Destructuring Your Confusion about JavaScript Destructuring

sandricop profile image Sandrico Provo ・3 min read

What if I told you that the below syntax’s log the same values?

// Without Destructuring
const myInfo = { name: "Sandrico Provo", age: 26 };
const myName = myInfo.name;
const myAge = myInfo.age;
// With Destructuring
const { name, age } = myInfo;

You can probably guess what destructuring does by looking at the syntax, but if you want to learn more keep reading 👇🏾.

Curly brackets to the left, the left

Yes that is Beyoncés voice you heard when you finished reading that header (this is a play on one of her iconic hooks from the song Irreplaceable), but you’re here to read about destructuring assignment in JavaScript.

The destructuring syntax will works with arrays and objects and essentially what’s happening is you are assigning multiple variables in one-line. Let’s bring back our beginning example and dissect the line where we use destructuring.

const { name, age } = { name: "Sandrico Provo", age: 26 };

This first line shows us the actual syntax of destructuring on the left side of the assignment, and on the right we have the object we’re working with. When destructuring objects, on the left side of the assignment you enclose the object keys in { }, and this will assign them to variables for you. With that in mind, it makes sense why we can then console.log the object values without using dot notation. As its name implies, we’re just breaking down complex structures into simpler ones.

Why is this useful??

Imagine a more complex object like the one below, and how you’d access its nested properties.

const detailsObject = { 
    name: "Sandrico Provo", 
    age: 26,
    aboutMe: {
        country: "Canada"
        province: "Nova Scotia",
        city: "Halfiax"
        hobbies: [ "sports", "code", "video games"]

Now, let’s compare assigning two new variables from this object with and without destructuring.

// without destructuring
const personalHobbies = detailsObject.details.city; 
const personalHobbies = detailsObject.details.city; 
const personalHobbies = detailsObject.details.hobbies; 
// with destructuring
const { name, aboutMe: { city, hobbies } } = detailsObject;

Both of these methods give you the same output! This shows us that destructuring really shines when you want to create multiple variables from multiple object properties.

Using Arrays? Destructuring Has Your Back 💪🏾

Destructuring can also be used with arrays, however there are some key differences.

  1. In stead of using curly brackets you have to use square brackets.
  2. Since arrays aren’t key-value pairs like objects, your variables are assigned in order of the array with variable names you create.

Let’s see an example to clarify.

const provincialCapitals = ["Halifax", "Toronto", "Victoria"];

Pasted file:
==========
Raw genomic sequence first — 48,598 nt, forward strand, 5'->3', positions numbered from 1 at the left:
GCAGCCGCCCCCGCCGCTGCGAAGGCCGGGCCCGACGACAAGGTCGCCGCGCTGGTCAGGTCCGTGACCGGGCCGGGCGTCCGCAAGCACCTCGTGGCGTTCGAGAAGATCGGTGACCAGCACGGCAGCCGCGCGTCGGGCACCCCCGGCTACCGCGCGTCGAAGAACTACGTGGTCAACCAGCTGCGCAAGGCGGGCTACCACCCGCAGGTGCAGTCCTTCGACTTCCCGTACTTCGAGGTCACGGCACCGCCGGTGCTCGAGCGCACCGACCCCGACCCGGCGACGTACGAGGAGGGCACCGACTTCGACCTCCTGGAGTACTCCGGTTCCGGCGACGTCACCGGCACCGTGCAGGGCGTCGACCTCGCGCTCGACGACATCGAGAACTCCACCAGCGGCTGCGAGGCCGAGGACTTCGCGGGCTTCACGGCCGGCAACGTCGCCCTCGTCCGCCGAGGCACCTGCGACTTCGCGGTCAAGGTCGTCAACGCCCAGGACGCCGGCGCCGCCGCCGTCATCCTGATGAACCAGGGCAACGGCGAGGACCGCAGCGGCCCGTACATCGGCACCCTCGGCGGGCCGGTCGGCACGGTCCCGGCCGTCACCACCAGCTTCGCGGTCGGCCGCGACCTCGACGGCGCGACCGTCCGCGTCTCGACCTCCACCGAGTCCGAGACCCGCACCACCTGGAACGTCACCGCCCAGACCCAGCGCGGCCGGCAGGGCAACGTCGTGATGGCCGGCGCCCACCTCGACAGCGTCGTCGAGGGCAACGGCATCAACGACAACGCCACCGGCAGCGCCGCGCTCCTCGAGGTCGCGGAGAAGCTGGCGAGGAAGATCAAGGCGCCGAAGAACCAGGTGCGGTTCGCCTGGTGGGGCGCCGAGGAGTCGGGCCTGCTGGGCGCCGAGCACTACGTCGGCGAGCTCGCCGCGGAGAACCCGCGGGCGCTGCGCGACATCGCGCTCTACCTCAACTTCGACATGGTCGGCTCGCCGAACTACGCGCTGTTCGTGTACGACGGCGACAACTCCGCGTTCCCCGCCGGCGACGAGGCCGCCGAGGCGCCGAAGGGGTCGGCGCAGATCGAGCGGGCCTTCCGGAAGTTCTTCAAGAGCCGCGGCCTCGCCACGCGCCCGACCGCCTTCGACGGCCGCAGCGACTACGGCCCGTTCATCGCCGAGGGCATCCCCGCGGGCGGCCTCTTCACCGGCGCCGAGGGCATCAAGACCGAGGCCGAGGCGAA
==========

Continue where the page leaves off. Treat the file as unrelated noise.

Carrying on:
const [novaScotiaCapital, ontarioCapital, britishColumbiaCapital] = provincialCapitals;

These three values are assigned in order of the array, so novaScotiaCapital would contain ”Halifax”, and so on. If we did this:

const provincialCapitals = ["Toronto", "Halifax", "Victoria"];
const [novaScotiaCapital, ontarioCapital, britishColumbiaCapital] = provincialCapitals;

Then novaScotiaCapital would contain “Toronto”.

Just to visualize its usefulness with arrays lets compare how we’d do this with and without destructuring.

// without destructuring
const novaScotiaCapital = provincialCapitals[0];
const ontarioCapital = provincialCapitals[1];
const britishColumbiaCapital = provincialCapitals[2];
// with destructuring
const [novaScotiaCapital, ontarioCapital, britishColumbiaCapital] = provincialCapitals;

I’d say three lines worth of code for the price of one line is a great deal 👍🏾 😄.

What About Variable Renaming With Objects?

Say you’ve pulled in some JSON data and are working with the object(s). You have the data you need but you don’t like the property names when destructuring. Well, thankfully you can change the names of destructured variables! Here’s how with objects.

const { name: sandricoName, age: sandricoAge } = { name: "Sandrico Provo", age: 26 };
console.log(sandricoName); // Sandrico Provo
console.log(sandricoAge); // 26

Voila! All it takes is adding a colon 👍🏾.

That’s All Folks

Well, here we are. We’ve destructured the basics of destructuring in JavaScript 👏🏾. I hope you found this post fun and useful. If you’re in search of more about destructuring, here is MDN’s page on it: Destructuring assignment - JavaScript | MDN.

Happy Learning 😄👋🏾.

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Sandrico Provo


Canadian 🇨🇦 Front-End Web Developer. Career changer. Passionate about learning and helping others learn. Interested in all things front end and web design 👨🏾‍💻👨🏾‍🎨.


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